ADC, ACLU, and JACL Alarmed that Census Violated Privacy in World War II, Urge Congress to Ensure Similar Actions Are Not Happening Now
Washington DC | March 30, 2007 | Following reports in USA Today that the Census Bureau gave American surveillance agencies information on persons of Japanese Ancestry during World War II, the American-Arab Anti-Discrimination Committee (ADC), the American Civil Liberties Union (ACLU), and the Japanese American Citizens League (JACL) urged Congress to investigate and ensure that such practices do not occur today.
The USA Today article was based on the research of William Seltzer of Fordham University and Dr. Margo Anderson of the University of Wisconsin, Milwaukee. Their paper concludes that in 1943 the Census Bureau provided the Treasury Department with a list of all persons of Japanese ancestry in the Washington DC area. That information, gathered under a promise of confidentiality, was also shared with the FBI and other government agencies. The report also concludes that this action was not illegal, as it was authorized under the Second War Powers Act.
“Congress must take steps to ensure that this violation of Japanese Americans‘ privacy is not repeated with Arab Americans. This is vital in light of the targeted surveillance and enforcement programs we have seen in the past few years,” said Kareem Shora, National Executive Director of ADC. “This data needs to be collected, and it needs to be protected.”
The Census Bureau has previously denied that it had shared information on Japanese Americans during World War II. Similar concerns were raised in 2004 when it was revealed that the Census Bureau had shared with the Department of Homeland Security a limited set of zip code data on Americans of Arab ancestry.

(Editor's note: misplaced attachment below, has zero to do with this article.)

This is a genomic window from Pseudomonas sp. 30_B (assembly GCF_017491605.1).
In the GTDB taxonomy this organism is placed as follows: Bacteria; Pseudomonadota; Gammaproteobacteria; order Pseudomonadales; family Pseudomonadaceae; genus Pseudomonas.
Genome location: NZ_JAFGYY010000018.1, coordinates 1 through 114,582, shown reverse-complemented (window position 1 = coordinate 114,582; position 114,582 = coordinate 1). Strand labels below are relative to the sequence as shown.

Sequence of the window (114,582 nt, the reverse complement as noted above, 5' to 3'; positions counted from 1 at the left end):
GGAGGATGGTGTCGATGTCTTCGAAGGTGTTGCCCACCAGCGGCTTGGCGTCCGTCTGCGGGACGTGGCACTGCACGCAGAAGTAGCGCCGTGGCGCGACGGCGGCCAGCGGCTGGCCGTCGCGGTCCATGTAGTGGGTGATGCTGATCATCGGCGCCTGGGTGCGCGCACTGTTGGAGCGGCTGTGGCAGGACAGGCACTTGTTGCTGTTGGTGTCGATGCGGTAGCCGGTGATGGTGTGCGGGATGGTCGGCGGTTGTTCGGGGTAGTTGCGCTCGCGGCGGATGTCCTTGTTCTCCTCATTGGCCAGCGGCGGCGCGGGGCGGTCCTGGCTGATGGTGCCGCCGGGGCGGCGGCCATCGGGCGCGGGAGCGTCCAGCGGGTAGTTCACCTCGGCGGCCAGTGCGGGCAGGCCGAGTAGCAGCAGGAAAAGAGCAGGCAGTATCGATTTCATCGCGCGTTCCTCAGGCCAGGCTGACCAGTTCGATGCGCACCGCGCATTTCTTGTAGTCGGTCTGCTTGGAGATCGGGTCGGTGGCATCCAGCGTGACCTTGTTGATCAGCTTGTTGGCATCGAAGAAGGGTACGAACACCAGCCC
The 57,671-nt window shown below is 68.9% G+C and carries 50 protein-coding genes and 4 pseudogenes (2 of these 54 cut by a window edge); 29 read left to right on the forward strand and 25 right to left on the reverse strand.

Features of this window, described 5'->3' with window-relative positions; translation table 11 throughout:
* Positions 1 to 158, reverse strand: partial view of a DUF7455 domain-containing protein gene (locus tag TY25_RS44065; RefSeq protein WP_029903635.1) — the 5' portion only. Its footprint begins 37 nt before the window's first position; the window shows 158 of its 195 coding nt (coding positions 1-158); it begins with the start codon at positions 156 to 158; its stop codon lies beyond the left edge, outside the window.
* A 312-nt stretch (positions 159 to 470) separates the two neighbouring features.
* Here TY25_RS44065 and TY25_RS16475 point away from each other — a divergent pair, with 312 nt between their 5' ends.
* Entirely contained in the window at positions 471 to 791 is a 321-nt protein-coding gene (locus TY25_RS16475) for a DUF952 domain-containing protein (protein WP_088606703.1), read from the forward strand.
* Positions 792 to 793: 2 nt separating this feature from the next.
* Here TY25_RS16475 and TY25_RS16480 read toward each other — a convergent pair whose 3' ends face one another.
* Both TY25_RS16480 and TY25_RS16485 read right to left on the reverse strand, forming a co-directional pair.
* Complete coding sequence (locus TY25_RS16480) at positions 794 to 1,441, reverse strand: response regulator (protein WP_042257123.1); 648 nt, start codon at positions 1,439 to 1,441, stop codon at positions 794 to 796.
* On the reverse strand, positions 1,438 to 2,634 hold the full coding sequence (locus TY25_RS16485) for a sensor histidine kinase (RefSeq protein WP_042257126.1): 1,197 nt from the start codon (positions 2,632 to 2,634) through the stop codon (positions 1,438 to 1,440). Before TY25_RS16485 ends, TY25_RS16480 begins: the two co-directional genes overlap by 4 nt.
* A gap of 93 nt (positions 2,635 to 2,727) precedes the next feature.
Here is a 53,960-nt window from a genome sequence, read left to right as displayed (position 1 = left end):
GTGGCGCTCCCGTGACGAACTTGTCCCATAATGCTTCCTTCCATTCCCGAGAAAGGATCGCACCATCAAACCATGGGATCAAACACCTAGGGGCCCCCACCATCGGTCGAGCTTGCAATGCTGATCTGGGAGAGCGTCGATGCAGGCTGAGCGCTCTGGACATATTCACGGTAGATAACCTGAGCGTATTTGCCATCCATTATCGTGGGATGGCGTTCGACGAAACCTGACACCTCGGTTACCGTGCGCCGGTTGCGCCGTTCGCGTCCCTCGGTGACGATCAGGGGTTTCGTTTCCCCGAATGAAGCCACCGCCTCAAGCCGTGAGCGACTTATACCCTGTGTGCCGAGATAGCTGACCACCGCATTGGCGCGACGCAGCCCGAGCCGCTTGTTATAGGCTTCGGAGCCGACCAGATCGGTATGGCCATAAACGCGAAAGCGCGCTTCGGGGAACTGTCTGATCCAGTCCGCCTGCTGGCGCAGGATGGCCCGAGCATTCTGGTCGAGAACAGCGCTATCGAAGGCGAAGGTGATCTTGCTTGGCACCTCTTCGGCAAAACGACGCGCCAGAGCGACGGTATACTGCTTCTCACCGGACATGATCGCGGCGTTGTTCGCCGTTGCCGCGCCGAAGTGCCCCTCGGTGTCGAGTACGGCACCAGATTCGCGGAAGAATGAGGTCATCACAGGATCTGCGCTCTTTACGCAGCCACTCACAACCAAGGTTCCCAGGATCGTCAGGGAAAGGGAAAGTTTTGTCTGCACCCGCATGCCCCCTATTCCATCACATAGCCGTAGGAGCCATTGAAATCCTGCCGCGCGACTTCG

“Wartime hysteria led our government to violate the privacy and trust of Americans,” said Caroline Fredrickson, Director of the ACLU Washington Legislative Office. “The census is a vital tool, but such sensitive information must be protected. If Americans fear that their answers to the census will be shared, it will dampen the ability of our government to provide effective government services. Congress must investigate whether similar groups are facing similar actions today.”
“This is another slap in the face to Japanese Americans,” said Floyd Mori, National Director of JACL. “During World War II, 120,000 people of Japanese ancestry, the majority of whom were U.S. citizens, were forced into American concentration camps. Many others were immediately plucked from their homes by the FBI and carted off to undisclosed imprisonment facilities. Like this recent revelation that our privacy was also violated, internment was also deemed ‘legal.’ In America, not all ‘legal’ actions are consistent with the values and freedoms enshrined in our Constitution.”
For more information, please contact:
ADC Communications Director
ACLU Legislative Communications Department
JACL National Director